Appliances Show Their Sensitive Side

Sept. 22, 1999
Fresh designs for personal-care appliances provide dynamic solutions to hygiene and grooming needs.

Recently developed personal- care appliances offer more convenience, intelligence, and responsiveness than ever before. This is accomplished through creative engineering, such as application of sensors and angle adjustments. By providing dynamic response to heat and pressure, higher comfort levels are reached. For instance, the development of reactive bristles for plaque removers and blades for shavers adds an element of comfort. By beefing up motors or using more efficient designs, grooming tasks are often completed more quickly and/or more thoroughly. In response to highly competitive marketplace, manufacturers were hesitant to reveal details concerning their recent developments, but share the basic concepts.

The Sensor Care hairdryer from Philips Electronics North America Corp., Stamford, Conn., automatically optimizes airflow and temperature to match hair wetness. An infrared sensor determines the condition of the hair during drying, and the temperature adjusts to protect hair from overdrying. A colorcoded indicator on the dryer signals the temperature of the air stream and the status of the hair (wet, damp, or dry).

With most hairdryers, carrying on a conversation while blow drying is difficult because of the noise. With the El Paso, Tex.-based Helen of Troy LP’s line of hairdryers, the sound level on a 1,875-W dryer is dropped low enough to talk or listen to a radio, the company says. One Helen of Troy model, the Vidal Sassoon Quiet Styler, generates more than 15 db less noise than typical full-size 1,875-W hairdryers, according to an independent lab.

The hairdryer’s noise level depends on the fan, motor, and the way the air passes through the dryer, says Product Manager Jack Potts. The Quiet Styler uses a turbo design, meaning air enters it from the rear rather than the side. Particular attention also must be paid to the blade angles.

“It’s not really one single item. It’s really a lot of things in combination at the same time to help reduce the noise,” says Potts. The exact parameters of the fan blades, airflow, and motor are proprietary. Research is underway to further decrease the noise level of dryers.

Cutting-edge shavers break through with new blades and ergonomics for a closer, faster, more comfortable shave. For example, the Quadra Action shaver from Norelco Consumer Products Co., Stamford, Conn., uses a new razor head that combines slots to catch and cut longer hairs with holes to catch and cut short stubble. Norelco engineers also managed to reduce noise and vibration on the electric shaver.

At Remington Products Co. LLC, Bridgeport, Conn., designers added more blades to the MicroFlex rotary electric shaver to make shaving faster. It has 60% more slots and 33% more cutting blades than the previous model. To power those blades a 75% stronger motor was added.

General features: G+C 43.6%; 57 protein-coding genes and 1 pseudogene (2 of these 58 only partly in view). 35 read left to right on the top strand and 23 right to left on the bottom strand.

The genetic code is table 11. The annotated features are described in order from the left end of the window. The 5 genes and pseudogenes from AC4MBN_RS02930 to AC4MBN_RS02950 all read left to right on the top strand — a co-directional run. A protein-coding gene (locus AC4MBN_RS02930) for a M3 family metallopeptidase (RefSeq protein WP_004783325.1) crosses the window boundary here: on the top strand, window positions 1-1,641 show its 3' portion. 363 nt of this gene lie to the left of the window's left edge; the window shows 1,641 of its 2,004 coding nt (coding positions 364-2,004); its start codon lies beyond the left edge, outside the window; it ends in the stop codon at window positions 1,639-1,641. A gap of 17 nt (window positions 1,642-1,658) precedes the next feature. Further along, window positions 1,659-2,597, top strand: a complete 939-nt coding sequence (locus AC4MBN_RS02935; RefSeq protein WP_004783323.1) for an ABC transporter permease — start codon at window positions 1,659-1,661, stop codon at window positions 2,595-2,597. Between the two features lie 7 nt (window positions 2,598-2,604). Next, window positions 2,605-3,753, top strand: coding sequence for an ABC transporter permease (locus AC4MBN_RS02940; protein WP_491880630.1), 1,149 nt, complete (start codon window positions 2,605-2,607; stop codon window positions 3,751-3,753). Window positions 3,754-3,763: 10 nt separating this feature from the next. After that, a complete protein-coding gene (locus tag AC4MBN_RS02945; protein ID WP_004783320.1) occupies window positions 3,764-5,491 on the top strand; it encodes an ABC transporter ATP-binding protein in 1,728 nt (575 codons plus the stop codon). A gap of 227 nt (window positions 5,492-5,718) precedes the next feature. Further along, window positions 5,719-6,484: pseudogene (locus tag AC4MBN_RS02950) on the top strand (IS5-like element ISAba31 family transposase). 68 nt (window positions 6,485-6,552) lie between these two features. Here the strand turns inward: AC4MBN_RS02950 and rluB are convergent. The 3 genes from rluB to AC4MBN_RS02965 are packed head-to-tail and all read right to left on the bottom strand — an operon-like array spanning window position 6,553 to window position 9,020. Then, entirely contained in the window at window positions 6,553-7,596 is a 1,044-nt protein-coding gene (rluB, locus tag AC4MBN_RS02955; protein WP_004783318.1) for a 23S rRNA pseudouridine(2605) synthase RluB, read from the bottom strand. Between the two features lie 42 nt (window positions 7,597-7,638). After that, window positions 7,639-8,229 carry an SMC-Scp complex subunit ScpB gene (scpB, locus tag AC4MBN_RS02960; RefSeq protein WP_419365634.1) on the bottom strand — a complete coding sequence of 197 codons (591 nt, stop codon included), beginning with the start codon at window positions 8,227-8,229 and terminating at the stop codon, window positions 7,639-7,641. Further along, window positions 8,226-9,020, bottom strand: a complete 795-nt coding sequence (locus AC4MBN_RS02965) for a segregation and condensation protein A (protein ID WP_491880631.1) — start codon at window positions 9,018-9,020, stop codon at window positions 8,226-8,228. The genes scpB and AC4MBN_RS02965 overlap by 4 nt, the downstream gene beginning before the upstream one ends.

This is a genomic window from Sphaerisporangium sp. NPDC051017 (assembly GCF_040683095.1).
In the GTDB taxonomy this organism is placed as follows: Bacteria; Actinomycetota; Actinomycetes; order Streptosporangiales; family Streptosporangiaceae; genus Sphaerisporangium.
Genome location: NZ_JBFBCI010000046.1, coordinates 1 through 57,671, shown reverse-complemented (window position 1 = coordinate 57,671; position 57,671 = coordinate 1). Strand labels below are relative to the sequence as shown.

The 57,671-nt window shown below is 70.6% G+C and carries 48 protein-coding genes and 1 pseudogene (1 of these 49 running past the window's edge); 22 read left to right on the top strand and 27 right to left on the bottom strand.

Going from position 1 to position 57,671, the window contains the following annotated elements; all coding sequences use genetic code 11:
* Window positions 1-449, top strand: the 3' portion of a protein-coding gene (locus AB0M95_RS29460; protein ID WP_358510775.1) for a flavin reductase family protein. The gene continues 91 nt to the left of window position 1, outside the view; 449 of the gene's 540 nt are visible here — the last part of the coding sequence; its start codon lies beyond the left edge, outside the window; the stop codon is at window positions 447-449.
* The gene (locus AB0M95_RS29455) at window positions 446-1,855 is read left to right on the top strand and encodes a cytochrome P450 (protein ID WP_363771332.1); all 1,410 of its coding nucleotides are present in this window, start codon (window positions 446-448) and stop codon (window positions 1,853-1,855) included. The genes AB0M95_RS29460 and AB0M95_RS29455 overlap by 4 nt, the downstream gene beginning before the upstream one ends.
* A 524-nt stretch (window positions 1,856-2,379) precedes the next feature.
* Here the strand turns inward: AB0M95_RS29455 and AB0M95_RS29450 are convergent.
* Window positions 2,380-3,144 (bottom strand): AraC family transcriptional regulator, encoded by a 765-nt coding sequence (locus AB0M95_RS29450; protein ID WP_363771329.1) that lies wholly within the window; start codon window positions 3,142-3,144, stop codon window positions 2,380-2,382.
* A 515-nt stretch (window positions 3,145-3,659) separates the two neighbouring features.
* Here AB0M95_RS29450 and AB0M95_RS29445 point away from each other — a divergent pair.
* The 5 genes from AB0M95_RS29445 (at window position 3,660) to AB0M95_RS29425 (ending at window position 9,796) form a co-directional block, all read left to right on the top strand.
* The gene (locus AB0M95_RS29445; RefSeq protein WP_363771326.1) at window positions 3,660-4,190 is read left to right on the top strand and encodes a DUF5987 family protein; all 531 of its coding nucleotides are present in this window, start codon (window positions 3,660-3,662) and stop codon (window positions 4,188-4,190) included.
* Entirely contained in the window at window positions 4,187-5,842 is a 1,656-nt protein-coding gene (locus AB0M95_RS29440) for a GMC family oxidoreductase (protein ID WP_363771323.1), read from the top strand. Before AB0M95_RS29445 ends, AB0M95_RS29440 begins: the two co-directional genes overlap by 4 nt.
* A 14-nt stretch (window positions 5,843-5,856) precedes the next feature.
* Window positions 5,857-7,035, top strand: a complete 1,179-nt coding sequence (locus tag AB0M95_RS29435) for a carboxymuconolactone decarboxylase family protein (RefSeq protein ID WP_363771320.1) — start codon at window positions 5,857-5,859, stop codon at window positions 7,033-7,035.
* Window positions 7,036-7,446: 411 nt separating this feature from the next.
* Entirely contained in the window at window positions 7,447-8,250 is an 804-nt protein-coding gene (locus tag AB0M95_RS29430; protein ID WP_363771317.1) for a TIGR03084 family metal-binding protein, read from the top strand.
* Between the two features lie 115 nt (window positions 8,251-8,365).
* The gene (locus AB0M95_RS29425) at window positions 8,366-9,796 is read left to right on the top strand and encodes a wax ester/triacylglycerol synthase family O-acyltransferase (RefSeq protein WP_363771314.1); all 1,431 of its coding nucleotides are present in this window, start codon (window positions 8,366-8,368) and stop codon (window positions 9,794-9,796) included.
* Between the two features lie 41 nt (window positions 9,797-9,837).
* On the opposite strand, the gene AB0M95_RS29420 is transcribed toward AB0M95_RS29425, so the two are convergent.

Another Remington shaving advance is featured on the Smooth & Silky Body Contour shaver for women, which is set for release in October. Its two flexing microfoils independently rock side-to-side to hug contours. While the microfoils take care of shorter hair, two-sided trimmers cut longer hair while shaving in either direction. The trimmers have three positions to cut longer hair, very short hair, and a combination of short and long hair. The wet/dry shaver has an 8,500-rpm motor for faster shaving.

Advantage razors from Norelco are the first to feature built-in lotion dispensers. Lotion is secreted at the razor heads giving the lubrication of a wet-blade shave but not the nicks and cuts. Lotion cartridges are produced by Nivea. The shaver is available with two or three heads.

In its newest electric plaque remover, the 3D, Braun Inc., Woburn, Mass., uses a brush head that pulses back and forth to break up plaque and also oscillates to wipe away loosened plaque.

“During development we found that the continuous rotation of the brush tended to drive it to one side, causing it to rub against the gums and palate. That was why we developed the oscillating brush,” says Peter Hartwein, 3D designer. Ergonomic studies show that a toothbrush is turned 30 times on average during each brushing. In response, Braun and Oral-B laboratories, Belmont, Calif., designed the plaque remover’s handle with an almost circular cross section.

To further help users, the 3D’s sensors monitor brushing pressure. When more than the recommended amount of pressure is applied, the device shuts off. The plaque remover has a timer that signals when the recommended brushing time of 2 min has passed.

The cup-shaped brush head holds several different bristle types. Crimped bristles that give way under pressure have a soft feel. When these bristles compress, they let longer, stiffer bristles reach between teeth and below the gum line. And the brush neck is angled 3° to help reach back teeth.

Convenience and portability were the goals in developing the first combination cordless water jet and plaque remover, the BioCare System, from Krups North America Inc., Closter, N.J. To convert the device to a water jet, the handle connects to a slim, portable water tank instantly activating it. A nozzle snaps into the top of the tank/handle unit. The jet runs at 1,800 pulses/min. The plaque remover operates at a 110° rotation angle so each bristle covers more tooth surface area than do bristles on other oscillating plaque removers. This lets the device rely less on speed and more on thorough coverage to remove heavy plaque build-up and stains. For convenience, a dual charger base allows for international use.

© 2010 Penton Media, Inc.

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